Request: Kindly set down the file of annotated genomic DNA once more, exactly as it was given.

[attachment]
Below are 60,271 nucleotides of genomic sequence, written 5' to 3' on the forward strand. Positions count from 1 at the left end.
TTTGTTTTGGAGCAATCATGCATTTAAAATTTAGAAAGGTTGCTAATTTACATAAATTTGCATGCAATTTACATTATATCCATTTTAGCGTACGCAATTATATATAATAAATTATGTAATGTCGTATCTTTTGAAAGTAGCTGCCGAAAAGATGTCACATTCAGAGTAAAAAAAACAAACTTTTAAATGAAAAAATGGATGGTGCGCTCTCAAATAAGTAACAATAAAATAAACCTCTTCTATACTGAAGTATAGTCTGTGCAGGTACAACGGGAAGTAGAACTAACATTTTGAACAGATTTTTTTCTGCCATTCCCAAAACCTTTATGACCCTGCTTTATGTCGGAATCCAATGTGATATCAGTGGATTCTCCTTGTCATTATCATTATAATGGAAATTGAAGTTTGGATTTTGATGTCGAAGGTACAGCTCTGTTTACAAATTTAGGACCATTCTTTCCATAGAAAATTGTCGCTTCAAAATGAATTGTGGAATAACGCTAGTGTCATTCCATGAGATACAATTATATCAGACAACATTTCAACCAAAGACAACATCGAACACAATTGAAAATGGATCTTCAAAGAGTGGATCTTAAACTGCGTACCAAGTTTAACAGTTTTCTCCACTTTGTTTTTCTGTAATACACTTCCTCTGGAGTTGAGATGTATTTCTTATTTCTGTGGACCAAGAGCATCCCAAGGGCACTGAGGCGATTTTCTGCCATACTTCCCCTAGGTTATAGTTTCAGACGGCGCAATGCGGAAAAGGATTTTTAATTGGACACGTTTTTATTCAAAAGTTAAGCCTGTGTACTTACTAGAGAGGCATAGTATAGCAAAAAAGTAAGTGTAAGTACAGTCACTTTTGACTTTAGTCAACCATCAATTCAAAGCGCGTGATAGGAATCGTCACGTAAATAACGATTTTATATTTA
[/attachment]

Below are 60,271 nucleotides of genomic sequence, written 5' to 3' on the forward strand. Positions count from 1 at the left end.
TTTGTTTTGGAGCAATCATGCATTTAAAATTTAGAAAGGTTGCTAATTTACATAAATTTGCATGCAATTTACATTATATCCATTTTAGCGTACGCAATTATATATAATAAATTATGTAATGTCGTATCTTTTGAAAGTAGCTGCCGAAAAGATGTCACATTCAGAGTAAAAAAAACAAACTTTTAAATGAAAAAATGGATGGTGCGCTCTCAAATAAGTAACAATAAAATAAACCTCTTCTATACTGAAGTATAGTCTGTGCAGGTACAACGGGAAGTAGAACTAACATTTTGAACAGATTTTTTTCTGCCATTCCCAAAACCTTTATGACCCTGCTTTATGTCGGAATCCAATGTGATATCAGTGGATTCTCCTTGTCATTATCATTATAATGGAAATTGAAGTTTGGATTTTGATGTCGAAGGTACAGCTCTGTTTACAAATTTAGGACCATTCTTTCCATAGAAAATTGTCGCTTCAAAATGAATTGTGGAATAACGCTAGTGTCATTCCATGAGATACAATTATATCAGACAACATTTCAACCAAAGACAACATCGAACACAATTGAAAATGGATCTTCAAAGAGTGGATCTTAAACTGCGTACCAAGTTTAACAGTTTTCTCCACTTTGTTTTTCTGTAATACACTTCCTCTGGAGTTGAGATGTATTTCTTATTTCTGTGGACCAAGAGCATCCCAAGGGCACTGAGGCGATTTTCTGCCATACTTCCCCTAGGTTATAGTTTCAGACGGCGCAATGCGGAAAAGGATTTTTAATTGGACACGTTTTTATTCAAAAGTTAAGCCTGTGTACTTACTAGAGAGGCATAGTATAGCAAAAAAGTAAGTGTAAGTACAGTCACTTTTGACTTTAGTCAACCATCAATTCAAAGCGCGTGATAGGAATCGTCACGTAAATAACGATTTTATATTTA